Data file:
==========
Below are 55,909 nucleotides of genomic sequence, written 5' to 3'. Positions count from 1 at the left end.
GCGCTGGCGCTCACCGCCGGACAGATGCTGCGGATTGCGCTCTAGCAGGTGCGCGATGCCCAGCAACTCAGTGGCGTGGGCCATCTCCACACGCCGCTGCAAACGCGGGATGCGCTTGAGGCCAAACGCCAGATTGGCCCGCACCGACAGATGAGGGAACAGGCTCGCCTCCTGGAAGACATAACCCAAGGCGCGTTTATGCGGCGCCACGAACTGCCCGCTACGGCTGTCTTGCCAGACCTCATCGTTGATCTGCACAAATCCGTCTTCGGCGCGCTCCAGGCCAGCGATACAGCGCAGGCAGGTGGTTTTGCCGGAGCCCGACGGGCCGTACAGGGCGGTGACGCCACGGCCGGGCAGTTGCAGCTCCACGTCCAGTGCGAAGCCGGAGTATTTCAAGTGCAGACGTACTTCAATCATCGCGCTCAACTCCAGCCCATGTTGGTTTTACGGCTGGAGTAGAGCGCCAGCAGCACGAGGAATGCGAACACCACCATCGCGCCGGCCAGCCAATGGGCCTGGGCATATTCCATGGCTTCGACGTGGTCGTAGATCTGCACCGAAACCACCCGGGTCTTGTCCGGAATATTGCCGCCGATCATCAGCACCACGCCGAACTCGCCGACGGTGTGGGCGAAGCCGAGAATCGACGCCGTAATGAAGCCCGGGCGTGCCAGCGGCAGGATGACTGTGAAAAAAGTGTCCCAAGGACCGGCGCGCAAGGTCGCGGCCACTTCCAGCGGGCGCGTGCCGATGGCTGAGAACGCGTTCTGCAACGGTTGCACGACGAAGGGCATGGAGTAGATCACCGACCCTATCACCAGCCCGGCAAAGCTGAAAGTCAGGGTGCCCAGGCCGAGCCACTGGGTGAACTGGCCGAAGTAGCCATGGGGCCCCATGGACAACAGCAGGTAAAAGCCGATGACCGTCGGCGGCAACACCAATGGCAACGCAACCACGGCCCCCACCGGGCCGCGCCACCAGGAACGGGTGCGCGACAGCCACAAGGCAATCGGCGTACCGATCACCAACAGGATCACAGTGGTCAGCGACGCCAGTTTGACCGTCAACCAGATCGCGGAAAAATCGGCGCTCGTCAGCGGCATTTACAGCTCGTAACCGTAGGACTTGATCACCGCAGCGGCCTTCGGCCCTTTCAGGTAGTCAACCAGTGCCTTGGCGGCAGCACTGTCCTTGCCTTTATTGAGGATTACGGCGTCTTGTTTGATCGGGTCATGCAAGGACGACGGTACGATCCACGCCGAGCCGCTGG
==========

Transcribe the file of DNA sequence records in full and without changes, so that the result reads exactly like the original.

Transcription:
Below are 55,909 nucleotides of genomic sequence, written 5' to 3'. Positions count from 1 at the left end.
GCGCTGGCGCTCACCGCCGGACAGATGCTGCGGATTGCGCTCTAGCAGGTGCGCGATGCCCAGCAACTCAGTGGCGTGGGCCATCTCCACACGCCGCTGCAAACGCGGGATGCGCTTGAGGCCAAACGCCAGATTGGCCCGCACCGACAGATGAGGGAACAGGCTCGCCTCCTGGAAGACATAACCCAAGGCGCGTTTATGCGGCGCCACGAACTGCCCGCTACGGCTGTCTTGCCAGACCTCATCGTTGATCTGCACAAATCCGTCTTCGGCGCGCTCCAGGCCAGCGATACAGCGCAGGCAGGTGGTTTTGCCGGAGCCCGACGGGCCGTACAGGGCGGTGACGCCACGGCCGGGCAGTTGCAGCTCCACGTCCAGTGCGAAGCCGGAGTATTTCAAGTGCAGACGTACTTCAATCATCGCGCTCAACTCCAGCCCATGTTGGTTTTACGGCTGGAGTAGAGCGCCAGCAGCACGAGGAATGCGAACACCACCATCGCGCCGGCCAGCCAATGGGCCTGGGCATATTCCATGGCTTCGACGTGGTCGTAGATCTGCACCGAAACCACCCGGGTCTTGTCCGGAATATTGCCGCCGATCATCAGCACCACGCCGAACTCGCCGACGGTGTGGGCGAAGCCGAGAATCGACGCCGTAATGAAGCCCGGGCGTGCCAGCGGCAGGATGACTGTGAAAAAAGTGTCCCAAGGACCGGCGCGCAAGGTCGCGGCCACTTCCAGCGGGCGCGTGCCGATGGCTGAGAACGCGTTCTGCAACGGTTGCACGACGAAGGGCATGGAGTAGATCACCGACCCTATCACCAGCCCGGCAAAGCTGAAAGTCAGGGTGCCCAGGCCGAGCCACTGGGTGAACTGGCCGAAGTAGCCATGGGGCCCCATGGACAACAGCAGGTAAAAGCCGATGACCGTCGGCGGCAACACCAATGGCAACGCAACCACGGCCCCCACCGGGCCGCGCCACCAGGAACGGGTGCGCGACAGCCACAAGGCAATCGGCGTACCGATCACCAACAGGATCACAGTGGTCAGCGACGCCAGTTTGACCGTCAACCAGATCGCGGAAAAATCGGCGCTCGTCAGCGGCATTTACAGCTCGTAACCGTAGGACTTGATCACCGCAGCGGCCTTCGGCCCTTTCAGGTAGTCAACCAGTGCCTTGGCGGCAGCACTGTCCTTGCCTTTATTGAGGATTACGGCGTCTTGTTTGATCGGGTCATGCAAGGACGACGGTACGATCCACGCCGAGCCGCTGG